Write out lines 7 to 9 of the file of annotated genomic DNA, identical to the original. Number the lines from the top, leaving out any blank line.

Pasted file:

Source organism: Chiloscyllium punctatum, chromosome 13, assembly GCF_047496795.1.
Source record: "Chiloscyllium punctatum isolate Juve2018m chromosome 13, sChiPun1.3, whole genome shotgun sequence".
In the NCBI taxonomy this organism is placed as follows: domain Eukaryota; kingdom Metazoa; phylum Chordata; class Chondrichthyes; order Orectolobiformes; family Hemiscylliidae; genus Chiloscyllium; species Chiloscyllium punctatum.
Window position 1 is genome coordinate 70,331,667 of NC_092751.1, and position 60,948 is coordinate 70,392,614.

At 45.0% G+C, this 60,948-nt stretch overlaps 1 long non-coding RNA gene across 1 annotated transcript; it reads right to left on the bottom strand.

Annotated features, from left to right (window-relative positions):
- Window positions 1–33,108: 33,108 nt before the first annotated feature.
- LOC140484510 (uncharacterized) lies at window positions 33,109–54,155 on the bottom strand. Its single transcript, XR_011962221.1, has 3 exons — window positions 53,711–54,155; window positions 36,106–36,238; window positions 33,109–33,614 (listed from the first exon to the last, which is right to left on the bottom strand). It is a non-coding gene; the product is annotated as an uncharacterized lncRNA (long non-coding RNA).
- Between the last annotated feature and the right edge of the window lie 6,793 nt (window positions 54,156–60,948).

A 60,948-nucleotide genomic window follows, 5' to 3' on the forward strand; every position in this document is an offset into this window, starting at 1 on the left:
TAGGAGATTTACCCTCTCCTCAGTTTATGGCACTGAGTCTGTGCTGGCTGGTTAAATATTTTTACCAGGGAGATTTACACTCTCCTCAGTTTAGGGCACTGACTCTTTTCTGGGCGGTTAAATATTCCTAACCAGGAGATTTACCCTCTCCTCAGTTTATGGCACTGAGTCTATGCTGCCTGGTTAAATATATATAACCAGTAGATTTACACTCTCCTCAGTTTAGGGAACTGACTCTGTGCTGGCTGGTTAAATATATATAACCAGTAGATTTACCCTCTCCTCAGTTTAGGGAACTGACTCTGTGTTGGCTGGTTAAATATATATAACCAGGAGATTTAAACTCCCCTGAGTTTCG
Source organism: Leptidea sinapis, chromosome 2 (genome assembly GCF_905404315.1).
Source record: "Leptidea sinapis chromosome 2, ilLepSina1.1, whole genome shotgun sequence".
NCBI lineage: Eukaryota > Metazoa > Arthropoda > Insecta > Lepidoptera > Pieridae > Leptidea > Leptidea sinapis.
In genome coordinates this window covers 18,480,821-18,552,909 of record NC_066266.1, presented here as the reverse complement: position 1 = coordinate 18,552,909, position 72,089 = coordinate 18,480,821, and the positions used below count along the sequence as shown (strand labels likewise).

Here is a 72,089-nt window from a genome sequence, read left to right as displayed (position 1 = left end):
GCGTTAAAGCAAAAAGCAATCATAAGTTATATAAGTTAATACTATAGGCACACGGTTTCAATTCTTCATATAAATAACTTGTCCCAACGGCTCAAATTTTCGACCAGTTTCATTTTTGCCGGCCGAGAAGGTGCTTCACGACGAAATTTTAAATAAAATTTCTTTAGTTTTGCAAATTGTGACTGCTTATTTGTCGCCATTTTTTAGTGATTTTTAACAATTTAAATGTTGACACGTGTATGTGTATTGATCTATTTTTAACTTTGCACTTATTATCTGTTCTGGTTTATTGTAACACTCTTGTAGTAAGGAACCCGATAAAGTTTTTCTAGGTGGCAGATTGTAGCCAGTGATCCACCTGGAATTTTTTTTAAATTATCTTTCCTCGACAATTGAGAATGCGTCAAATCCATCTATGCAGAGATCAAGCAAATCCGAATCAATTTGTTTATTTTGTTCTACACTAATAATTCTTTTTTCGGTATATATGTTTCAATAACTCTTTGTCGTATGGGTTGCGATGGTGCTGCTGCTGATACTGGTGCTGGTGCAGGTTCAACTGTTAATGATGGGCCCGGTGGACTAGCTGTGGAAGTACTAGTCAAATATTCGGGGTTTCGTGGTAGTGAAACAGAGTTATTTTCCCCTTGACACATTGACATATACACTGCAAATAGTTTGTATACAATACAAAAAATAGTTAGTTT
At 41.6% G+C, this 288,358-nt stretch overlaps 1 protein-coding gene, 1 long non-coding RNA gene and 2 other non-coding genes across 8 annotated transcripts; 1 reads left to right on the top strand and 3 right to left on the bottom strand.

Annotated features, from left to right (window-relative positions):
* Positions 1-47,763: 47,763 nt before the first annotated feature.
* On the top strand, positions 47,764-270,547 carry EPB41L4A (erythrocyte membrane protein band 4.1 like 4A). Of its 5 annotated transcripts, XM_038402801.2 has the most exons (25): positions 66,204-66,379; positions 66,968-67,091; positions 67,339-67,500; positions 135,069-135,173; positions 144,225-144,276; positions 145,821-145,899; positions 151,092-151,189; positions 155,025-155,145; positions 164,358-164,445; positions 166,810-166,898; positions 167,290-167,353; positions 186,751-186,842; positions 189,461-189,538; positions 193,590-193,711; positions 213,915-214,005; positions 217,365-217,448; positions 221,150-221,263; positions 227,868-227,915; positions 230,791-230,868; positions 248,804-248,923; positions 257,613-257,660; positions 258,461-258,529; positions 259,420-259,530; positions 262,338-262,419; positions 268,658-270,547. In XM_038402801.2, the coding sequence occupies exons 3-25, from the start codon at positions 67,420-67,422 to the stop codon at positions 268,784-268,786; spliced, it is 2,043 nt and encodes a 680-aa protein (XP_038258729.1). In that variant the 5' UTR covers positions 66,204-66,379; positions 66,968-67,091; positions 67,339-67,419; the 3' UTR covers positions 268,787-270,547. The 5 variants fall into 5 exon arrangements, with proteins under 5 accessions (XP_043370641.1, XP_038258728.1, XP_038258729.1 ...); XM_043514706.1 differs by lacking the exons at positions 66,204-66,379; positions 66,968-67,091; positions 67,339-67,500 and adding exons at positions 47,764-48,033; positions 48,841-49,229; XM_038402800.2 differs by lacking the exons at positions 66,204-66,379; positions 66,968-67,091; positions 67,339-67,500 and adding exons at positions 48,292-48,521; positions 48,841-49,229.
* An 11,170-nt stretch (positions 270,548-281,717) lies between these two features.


- Window positions 1–33,108: 33,108 nt before the first annotated feature.
- LOC140484510 (uncharacterized) lies at window positions 33,109–54,155 on the bottom strand. Its single transcript, XR_011962221.1, has 3 exons — window positions 53,711–54,155; window positions 36,106–36,238; window positions 33,109–33,614 (listed from the first exon to the last, which is right to left on the bottom strand). It is a non-coding gene; the product is annotated as an uncharacterized lncRNA (long non-coding RNA).
- Between the last annotated feature and the right edge of the window lie 6,793 nt (window positions 54,156–60,948).